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You are Here: > > Capri

Capri

 
 


Photo: The Marina Grande (main port) on the Isle of Capri, Italy.

Overview


Capri, with its fragrant hills, plunging views, shimmering coves, lush Mediterranean and sub-tropical vegetation is Italy's Garden of Eden but to the ancient Greeks it was just another rocky island named Caprea (meaning island of goats).

Emperor Augustus was Capri's first enthusiast. In 29AD he traded Ischia to the Greek colony of Naples in exchange for it. He called it Apragòpoli (the city of the dolce far niente, literally "sweet doing nothing"). He had several villas built there as well as some small temples dedicated to the cult of the Nymphs. His successor, Tiberius, who ruled the Roman Empire from here for 10 years at the age of 68, left a greater mark by constructing his favourite cliff-hanging retreat on top of Mount Tiberio, 354 meters above sea level, Villa Jovis, which is a miracle of Roman architecture.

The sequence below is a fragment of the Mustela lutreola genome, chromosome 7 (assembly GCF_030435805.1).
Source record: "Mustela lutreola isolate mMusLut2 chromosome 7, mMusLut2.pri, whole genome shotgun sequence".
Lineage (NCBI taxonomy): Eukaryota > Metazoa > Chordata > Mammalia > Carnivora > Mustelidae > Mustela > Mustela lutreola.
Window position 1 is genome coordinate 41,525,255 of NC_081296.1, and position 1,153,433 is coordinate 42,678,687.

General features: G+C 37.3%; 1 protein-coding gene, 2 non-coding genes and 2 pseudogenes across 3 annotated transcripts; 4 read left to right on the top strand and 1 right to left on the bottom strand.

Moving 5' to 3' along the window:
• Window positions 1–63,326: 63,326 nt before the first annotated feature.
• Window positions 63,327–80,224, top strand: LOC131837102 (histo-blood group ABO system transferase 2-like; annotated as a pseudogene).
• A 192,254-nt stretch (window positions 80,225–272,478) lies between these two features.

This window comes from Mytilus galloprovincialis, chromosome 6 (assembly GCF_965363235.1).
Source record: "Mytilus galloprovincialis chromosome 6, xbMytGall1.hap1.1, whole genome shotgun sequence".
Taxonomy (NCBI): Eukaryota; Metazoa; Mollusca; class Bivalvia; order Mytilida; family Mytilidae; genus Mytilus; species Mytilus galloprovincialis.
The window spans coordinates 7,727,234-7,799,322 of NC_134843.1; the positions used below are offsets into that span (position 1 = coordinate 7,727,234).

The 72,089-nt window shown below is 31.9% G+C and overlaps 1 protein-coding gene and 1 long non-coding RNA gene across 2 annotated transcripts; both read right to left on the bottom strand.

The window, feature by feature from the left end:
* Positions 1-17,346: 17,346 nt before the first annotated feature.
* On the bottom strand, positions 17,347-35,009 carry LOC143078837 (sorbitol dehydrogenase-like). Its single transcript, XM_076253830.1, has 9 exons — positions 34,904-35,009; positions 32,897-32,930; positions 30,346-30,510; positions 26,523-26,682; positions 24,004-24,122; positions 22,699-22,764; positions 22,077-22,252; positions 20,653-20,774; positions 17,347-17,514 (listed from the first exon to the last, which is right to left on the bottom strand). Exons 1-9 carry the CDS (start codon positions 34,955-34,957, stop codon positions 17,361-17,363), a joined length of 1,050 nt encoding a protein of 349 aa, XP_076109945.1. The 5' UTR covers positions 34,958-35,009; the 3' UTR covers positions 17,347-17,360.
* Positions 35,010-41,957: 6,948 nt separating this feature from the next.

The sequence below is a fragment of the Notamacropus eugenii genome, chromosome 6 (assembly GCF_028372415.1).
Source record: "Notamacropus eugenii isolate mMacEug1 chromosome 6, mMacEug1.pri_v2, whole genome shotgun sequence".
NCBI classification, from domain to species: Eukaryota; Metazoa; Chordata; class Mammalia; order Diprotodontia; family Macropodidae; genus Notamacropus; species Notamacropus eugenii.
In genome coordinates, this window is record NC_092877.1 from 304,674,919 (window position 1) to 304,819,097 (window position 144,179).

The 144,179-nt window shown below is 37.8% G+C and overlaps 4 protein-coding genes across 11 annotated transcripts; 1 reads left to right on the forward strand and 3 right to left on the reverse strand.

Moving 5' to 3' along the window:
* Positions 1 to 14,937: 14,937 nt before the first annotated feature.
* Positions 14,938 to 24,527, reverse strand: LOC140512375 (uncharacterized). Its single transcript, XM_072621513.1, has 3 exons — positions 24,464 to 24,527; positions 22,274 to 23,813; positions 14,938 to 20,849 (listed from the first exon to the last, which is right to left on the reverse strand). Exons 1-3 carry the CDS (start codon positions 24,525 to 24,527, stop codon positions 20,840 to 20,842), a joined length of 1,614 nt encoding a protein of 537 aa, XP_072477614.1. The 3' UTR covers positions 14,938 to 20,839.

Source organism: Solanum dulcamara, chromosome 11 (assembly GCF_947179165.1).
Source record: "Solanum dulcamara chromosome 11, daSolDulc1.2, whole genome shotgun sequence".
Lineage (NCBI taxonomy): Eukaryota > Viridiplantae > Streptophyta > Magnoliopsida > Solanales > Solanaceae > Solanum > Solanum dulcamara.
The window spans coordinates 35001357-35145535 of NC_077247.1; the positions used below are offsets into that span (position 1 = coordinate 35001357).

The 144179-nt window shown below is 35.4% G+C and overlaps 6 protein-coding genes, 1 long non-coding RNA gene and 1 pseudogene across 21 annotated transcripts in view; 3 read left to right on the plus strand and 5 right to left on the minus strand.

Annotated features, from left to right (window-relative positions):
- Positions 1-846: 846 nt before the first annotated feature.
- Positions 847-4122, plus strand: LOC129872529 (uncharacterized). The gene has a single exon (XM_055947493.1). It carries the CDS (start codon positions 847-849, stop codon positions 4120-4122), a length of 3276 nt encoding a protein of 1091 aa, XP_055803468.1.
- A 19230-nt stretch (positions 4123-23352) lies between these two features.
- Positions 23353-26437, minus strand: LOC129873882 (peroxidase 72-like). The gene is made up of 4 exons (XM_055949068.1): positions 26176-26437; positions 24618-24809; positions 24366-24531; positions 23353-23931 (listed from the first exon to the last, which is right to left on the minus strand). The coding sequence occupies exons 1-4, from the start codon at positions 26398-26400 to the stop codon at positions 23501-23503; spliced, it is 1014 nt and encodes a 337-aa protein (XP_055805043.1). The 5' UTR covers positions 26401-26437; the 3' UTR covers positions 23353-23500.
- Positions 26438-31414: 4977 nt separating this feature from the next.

In 1931 this popular island built its first proper port, Marina Grande. From here it's a short ride in the funicular up to Capri town, the hub of which is the little square with outdoor cafés known as the Piazzetta. The Certosa di San Giacomo was founded in 1374 and is Capri's medieval jewel. It was built, with no expense spared, in 1374 by Count Giacomo Arcucci of Capri in gratitude for the birth of a son.

If you are wanting fun nights out then Capri won't let you down. It is home to numerous wine bars, lounge bars and restaurants where you can listen to some traditional Neapolitan music sipping delicious local wines. Although Capri has a reputation for being a retreat for the jet-set, the island's hotels and restaurants are no more expensive than Rome, Florence or Venice.


       


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